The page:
Following Girolamo Riario’s death, Caterina was made the regent of their oldest son, Ottaviano. She soon took advantage of this position and even after the boy came to age, she continued to rule in his place. She embarked on several successful military and political ventures, including marriage negotiations and gifts, with neighboring states. A woman many believe was Caterina Sforza in Botticelli’s ‘The Three Graces.’ Some scholars have argued that Caterina Sforza’s influence extended past the political and military realms and she was the muse for many paintings of artists at the time. ( Public Domain ) Regarding her personal life, Caterina fell in love and took Tommaso’s younger brother, Giacomo (who was 20 years old), as her second husband. Their marriage was not fated to last however, as Giacomo rose to power and became a tyrant as well. He shared a fate similar to Caterina’s first husband and was assassinated by conspirators (which may have included members of Caterina’s own fam...

    In 1496, Caterina fell in love again – this time with Giovanni di Pierfrancesco de Medici. Upon receiving approval from her uncle and children, the couple were married in 1497. In 1498 Caterina gave birth to her last son, Giovanni delle Bande Nere. Her third husband soon passed away as well – this time of natural causes. A man identified as Giovanni di Pierfrancesco de Medici, Caterina’s third husband. ( Public Domain ) In the political realm, Caterina continued her control of Forlì and Imola and intended to remain neutral for many years while being stuck between the battles of the Duchy of Milan and the Kingdom of Naples. In 1499, Niccolò Machiavelli came to Forlì to negotiate the military contract with Florence and later wrote about the impressive woman he saw in Caterina Sforza and her defense against the attacks on her fortress. 1499 also saw the beginning of Caterina’s end, as she was overtaken by an attack led by Cesare Borgia. Sending her children and riches to Florence for s...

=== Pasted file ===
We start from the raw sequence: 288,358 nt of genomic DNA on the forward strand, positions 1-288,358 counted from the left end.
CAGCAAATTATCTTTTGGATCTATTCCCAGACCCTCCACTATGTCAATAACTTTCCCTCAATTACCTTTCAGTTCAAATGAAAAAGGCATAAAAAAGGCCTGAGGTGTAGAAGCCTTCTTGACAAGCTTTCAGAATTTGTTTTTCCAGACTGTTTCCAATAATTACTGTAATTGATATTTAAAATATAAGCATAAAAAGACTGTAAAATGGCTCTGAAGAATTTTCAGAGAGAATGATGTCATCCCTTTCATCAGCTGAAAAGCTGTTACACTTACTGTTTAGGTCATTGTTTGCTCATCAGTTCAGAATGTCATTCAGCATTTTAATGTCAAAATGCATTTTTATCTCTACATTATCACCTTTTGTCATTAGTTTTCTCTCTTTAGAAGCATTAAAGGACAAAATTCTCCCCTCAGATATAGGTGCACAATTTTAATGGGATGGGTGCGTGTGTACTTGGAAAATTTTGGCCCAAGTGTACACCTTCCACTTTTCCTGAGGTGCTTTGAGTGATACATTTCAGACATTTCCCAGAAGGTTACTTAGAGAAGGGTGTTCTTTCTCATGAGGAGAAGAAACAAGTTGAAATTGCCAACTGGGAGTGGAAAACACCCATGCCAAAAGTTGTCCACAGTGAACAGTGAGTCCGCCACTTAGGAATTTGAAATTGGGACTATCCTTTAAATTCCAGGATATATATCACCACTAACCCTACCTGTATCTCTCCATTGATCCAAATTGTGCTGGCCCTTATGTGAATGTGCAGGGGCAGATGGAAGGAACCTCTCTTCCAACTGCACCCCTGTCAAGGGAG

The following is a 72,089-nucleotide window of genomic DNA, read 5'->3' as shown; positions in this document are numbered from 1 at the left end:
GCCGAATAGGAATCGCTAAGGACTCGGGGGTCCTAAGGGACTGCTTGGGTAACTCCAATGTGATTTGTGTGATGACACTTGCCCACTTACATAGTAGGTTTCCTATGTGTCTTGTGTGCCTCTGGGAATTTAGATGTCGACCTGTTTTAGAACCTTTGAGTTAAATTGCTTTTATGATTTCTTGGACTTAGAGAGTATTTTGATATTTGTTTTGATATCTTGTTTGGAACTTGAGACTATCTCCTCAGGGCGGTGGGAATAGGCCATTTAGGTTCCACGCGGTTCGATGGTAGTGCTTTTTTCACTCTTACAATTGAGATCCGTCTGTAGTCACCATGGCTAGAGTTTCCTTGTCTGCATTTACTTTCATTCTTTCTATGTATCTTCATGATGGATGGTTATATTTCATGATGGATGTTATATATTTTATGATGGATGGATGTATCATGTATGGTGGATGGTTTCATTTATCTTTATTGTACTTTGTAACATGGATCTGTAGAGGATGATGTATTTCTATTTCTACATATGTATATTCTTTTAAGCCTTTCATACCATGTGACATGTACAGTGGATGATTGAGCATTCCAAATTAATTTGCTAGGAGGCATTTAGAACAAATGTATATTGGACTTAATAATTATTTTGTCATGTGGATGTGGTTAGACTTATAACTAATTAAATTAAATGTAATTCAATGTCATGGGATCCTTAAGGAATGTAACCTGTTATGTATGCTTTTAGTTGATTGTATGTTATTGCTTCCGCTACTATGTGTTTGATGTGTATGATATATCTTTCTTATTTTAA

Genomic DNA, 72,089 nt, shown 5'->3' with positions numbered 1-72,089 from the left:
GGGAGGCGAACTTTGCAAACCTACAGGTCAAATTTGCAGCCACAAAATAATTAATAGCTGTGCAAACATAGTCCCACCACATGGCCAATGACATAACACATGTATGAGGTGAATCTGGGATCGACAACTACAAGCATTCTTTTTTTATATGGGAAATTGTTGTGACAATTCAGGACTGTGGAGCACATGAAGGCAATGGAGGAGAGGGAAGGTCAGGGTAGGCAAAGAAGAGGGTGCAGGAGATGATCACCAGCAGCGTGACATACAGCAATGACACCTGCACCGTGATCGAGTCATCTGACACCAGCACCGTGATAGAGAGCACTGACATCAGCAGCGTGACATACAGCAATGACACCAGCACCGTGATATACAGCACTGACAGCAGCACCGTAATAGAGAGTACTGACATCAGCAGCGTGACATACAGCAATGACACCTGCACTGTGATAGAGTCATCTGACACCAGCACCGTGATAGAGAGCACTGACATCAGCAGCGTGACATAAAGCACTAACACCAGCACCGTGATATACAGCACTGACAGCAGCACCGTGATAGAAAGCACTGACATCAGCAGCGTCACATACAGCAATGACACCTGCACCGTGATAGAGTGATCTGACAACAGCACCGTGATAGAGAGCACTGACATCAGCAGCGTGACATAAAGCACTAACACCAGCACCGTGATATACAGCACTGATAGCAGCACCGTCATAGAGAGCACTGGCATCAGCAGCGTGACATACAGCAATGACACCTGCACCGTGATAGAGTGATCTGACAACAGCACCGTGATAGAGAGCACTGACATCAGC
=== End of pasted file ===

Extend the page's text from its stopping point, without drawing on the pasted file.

• Alicia Mcdermott
  10. Caterina Sforza - Wikipedia

    it.wikipedia.org/wiki/Caterina_Sforza

    Caterina Sforza (Milano, 1463 circa – Firenze, 28 maggio 1509) fu signora di Imola e contessa di Forlì, prima con il marito Girolamo Riario, poi come reggente per il figlio primogenito Ottaviano Riario.

  11. Caterina Sforza – Wikipedia

    de.wikipedia.org/wiki/Caterina_Sforza
    • Herkunft
    • Kindheit und Jugend
    • Biographie
    • Vorgeschichte
    • Auswirkungen
    • Tod
    • Familie
    • Kritik

    Caterina Sforza stammte aus dem Geschlecht der Sforza,einer der großen italienischen Familien der Renaissance, die von 1450 bis 1535 (mit Unterbrechungen) als Herzöge von Mailand regierte. Caterina war eine Enkelin von Francesco I. Sforza (* 1401, 1466), dem ersten Herzog von Mailand (14501466) aus dem Haus Sforza und eine außereheliche Tochter von dessen ältesten Sohn und Nachfolger, Galeazzo Maria Sforza (* 1444, 1476), Herzog von Mailand (14661476) aus dessen Beziehung zu Lukrezia Landriano.[1] Caterina hatte noch drei leibliche Geschwister, Carlo (1461), Alessandro (1465) und Chiara (1467), sowie etliche Halbgeschwister sowohl aus den Beziehungen und der späteren Ehe ihres Vaters als auch aus der Ehe ihrer Mutter.

    Caterina und ihre Geschwister wuchsen zusammen mit ihren legitimen Geschwistern im herzöglichen Palast auf und wurden von ihrer Großmutter, Bianca Maria Visconti, erzogen. Diese Aufgabe übernahm nach deren Tod 1468 Bona von Savoyen, die junge Ehefrau von Galeazzo Maria Sforza.